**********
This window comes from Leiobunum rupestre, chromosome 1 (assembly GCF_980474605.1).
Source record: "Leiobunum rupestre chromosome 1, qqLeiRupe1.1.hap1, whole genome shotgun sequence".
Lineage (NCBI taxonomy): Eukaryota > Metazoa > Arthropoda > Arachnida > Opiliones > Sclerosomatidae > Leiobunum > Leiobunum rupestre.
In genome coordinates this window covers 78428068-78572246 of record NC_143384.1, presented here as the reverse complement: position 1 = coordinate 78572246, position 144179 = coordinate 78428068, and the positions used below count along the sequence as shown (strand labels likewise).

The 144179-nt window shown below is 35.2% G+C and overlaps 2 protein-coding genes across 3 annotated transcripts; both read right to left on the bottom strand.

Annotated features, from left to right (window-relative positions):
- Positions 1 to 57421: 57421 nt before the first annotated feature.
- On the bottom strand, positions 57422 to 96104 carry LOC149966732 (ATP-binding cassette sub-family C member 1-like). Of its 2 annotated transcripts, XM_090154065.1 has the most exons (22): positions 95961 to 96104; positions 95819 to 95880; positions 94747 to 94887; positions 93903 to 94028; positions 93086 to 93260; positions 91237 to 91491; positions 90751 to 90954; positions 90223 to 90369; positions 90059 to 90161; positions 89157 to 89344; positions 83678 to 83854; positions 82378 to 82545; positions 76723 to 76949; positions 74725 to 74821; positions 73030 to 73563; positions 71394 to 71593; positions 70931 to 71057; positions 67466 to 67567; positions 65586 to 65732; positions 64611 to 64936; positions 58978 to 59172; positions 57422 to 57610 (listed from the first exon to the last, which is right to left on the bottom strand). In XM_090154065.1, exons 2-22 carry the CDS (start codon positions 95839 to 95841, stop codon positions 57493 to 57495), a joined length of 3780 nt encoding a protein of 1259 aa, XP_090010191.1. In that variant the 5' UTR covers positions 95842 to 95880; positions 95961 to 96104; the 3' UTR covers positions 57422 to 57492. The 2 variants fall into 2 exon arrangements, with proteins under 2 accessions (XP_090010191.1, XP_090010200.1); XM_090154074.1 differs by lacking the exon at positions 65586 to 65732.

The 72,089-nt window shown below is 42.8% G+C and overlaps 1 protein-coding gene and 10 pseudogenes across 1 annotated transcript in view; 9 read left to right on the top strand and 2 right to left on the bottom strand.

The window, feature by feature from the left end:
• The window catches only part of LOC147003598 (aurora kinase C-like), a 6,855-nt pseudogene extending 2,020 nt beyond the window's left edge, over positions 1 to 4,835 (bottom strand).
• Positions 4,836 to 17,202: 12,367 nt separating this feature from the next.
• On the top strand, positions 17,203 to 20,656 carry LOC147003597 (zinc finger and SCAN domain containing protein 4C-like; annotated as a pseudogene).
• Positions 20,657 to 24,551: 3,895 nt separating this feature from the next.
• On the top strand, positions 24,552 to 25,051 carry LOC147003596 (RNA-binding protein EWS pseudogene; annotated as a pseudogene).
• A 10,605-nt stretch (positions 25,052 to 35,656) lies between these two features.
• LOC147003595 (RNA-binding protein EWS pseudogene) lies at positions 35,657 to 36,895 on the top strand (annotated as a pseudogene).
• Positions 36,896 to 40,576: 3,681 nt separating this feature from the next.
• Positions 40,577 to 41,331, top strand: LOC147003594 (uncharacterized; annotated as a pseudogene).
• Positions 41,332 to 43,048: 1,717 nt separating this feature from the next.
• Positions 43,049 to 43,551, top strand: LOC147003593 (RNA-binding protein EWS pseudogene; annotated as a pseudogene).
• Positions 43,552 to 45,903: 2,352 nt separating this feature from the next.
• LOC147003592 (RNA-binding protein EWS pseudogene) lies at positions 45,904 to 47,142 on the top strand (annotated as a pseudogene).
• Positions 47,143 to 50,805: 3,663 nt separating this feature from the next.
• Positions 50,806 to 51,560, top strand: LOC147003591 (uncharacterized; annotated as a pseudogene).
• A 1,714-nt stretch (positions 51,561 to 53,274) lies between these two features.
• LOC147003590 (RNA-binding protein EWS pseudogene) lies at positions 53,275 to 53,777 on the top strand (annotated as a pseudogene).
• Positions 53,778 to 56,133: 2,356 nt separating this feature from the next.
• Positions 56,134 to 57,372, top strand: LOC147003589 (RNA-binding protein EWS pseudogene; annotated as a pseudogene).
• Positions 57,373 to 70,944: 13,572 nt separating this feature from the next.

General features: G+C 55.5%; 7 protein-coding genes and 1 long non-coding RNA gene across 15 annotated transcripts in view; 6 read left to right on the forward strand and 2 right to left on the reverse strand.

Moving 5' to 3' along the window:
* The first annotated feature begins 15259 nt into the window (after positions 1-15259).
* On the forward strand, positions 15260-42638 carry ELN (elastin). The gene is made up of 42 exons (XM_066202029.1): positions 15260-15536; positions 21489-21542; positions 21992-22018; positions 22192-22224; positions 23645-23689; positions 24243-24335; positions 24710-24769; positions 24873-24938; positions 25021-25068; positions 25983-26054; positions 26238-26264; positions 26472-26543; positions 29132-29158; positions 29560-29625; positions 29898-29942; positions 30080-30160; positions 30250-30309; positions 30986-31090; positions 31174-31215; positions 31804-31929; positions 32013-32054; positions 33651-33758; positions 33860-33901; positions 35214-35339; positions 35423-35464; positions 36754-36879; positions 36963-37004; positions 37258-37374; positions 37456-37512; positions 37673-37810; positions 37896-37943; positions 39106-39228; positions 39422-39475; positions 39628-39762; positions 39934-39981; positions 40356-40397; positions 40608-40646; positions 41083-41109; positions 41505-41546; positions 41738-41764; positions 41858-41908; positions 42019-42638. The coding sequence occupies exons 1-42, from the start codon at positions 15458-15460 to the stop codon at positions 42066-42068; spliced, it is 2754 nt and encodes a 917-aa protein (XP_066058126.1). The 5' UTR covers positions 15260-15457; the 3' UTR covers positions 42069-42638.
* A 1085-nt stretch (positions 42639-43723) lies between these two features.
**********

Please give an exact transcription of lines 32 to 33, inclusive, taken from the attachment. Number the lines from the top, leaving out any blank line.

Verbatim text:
Moving 5' to 3' along the window:
* The first annotated feature begins 15259 nt into the window (after positions 1-15259).